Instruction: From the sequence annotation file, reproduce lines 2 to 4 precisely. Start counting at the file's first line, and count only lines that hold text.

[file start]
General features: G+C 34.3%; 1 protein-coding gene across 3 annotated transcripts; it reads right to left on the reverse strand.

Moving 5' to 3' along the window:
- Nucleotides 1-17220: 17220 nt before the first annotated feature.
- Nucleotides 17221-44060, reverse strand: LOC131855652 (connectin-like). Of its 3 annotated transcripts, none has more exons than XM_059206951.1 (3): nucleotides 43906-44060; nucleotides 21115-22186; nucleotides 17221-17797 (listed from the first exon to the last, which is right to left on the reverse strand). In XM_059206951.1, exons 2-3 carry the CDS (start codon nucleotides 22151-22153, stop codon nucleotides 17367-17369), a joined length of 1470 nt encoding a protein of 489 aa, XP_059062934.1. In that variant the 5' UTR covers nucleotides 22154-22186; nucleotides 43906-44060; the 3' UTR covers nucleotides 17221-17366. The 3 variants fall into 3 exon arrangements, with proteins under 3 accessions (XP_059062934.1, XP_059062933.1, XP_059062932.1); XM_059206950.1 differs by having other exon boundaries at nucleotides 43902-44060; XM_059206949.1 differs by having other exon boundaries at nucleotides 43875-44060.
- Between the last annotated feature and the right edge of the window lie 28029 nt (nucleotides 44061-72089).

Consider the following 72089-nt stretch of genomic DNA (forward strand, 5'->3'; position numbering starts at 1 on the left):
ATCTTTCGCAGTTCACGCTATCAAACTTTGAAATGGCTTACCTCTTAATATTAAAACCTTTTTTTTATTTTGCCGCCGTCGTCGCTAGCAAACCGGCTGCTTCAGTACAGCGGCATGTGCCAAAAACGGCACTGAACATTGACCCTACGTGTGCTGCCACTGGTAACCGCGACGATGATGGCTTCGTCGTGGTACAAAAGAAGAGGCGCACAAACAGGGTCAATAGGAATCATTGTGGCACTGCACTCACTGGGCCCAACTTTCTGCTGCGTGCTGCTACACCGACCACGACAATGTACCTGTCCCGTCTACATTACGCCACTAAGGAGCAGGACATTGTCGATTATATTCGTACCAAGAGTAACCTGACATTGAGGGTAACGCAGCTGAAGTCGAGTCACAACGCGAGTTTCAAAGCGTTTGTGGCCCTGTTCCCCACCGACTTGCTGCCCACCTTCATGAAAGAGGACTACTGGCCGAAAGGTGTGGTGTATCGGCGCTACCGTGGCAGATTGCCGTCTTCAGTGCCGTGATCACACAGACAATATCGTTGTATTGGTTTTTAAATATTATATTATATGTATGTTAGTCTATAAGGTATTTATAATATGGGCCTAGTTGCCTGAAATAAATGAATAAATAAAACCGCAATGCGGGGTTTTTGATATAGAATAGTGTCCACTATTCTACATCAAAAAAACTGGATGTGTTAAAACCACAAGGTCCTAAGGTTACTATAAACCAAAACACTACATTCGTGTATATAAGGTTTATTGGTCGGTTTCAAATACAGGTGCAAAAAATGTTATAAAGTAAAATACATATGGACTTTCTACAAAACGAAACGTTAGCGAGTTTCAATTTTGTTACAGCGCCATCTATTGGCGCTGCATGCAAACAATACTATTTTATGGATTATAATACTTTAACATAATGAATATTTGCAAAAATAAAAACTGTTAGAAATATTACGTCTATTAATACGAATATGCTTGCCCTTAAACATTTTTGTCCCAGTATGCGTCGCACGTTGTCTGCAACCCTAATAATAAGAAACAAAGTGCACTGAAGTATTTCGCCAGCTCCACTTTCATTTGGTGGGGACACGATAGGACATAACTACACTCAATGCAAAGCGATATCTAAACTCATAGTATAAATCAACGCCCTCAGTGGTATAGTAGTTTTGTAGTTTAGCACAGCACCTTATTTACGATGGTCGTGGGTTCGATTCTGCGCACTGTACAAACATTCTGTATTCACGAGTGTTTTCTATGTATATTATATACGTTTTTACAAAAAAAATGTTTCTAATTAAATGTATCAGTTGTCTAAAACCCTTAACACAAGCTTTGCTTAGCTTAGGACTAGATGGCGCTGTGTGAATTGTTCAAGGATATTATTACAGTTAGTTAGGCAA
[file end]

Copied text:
Moving 5' to 3' along the window:
- Nucleotides 1-17220: 17220 nt before the first annotated feature.
- Nucleotides 17221-44060, reverse strand: LOC131855652 (connectin-like). Of its 3 annotated transcripts, none has more exons than XM_059206951.1 (3): nucleotides 43906-44060; nucleotides 21115-22186; nucleotides 17221-17797 (listed from the first exon to the last, which is right to left on the reverse strand). In XM_059206951.1, exons 2-3 carry the CDS (start codon nucleotides 22151-22153, stop codon nucleotides 17367-17369), a joined length of 1470 nt encoding a protein of 489 aa, XP_059062934.1. In that variant the 5' UTR covers nucleotides 22154-22186; nucleotides 43906-44060; the 3' UTR covers nucleotides 17221-17366. The 3 variants fall into 3 exon arrangements, with proteins under 3 accessions (XP_059062934.1, XP_059062933.1, XP_059062932.1); XM_059206950.1 differs by having other exon boundaries at nucleotides 43902-44060; XM_059206949.1 differs by having other exon boundaries at nucleotides 43875-44060.